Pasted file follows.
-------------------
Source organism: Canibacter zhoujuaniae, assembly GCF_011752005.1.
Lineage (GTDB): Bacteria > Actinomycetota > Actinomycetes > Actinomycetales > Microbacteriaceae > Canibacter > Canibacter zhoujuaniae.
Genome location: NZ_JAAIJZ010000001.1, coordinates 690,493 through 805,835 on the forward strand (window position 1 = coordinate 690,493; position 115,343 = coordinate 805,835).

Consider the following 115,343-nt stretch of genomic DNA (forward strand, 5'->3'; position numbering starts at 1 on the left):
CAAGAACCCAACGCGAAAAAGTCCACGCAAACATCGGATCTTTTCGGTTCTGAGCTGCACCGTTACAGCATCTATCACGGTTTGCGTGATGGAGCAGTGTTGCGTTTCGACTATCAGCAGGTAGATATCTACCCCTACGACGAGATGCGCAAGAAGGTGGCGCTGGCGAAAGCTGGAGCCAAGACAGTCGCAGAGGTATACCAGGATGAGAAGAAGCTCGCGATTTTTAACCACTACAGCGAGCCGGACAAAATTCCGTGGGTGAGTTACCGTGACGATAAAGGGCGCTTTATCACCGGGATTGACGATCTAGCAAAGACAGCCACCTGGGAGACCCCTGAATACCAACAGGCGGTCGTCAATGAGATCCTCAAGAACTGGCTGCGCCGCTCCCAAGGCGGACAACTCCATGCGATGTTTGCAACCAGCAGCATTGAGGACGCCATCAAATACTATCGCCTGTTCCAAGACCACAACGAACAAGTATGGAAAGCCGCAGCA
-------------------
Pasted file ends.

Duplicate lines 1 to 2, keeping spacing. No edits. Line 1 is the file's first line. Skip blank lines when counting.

Source organism: Canibacter zhoujuaniae, assembly GCF_011752005.1.
Lineage (GTDB): Bacteria > Actinomycetota > Actinomycetes > Actinomycetales > Microbacteriaceae > Canibacter > Canibacter zhoujuaniae.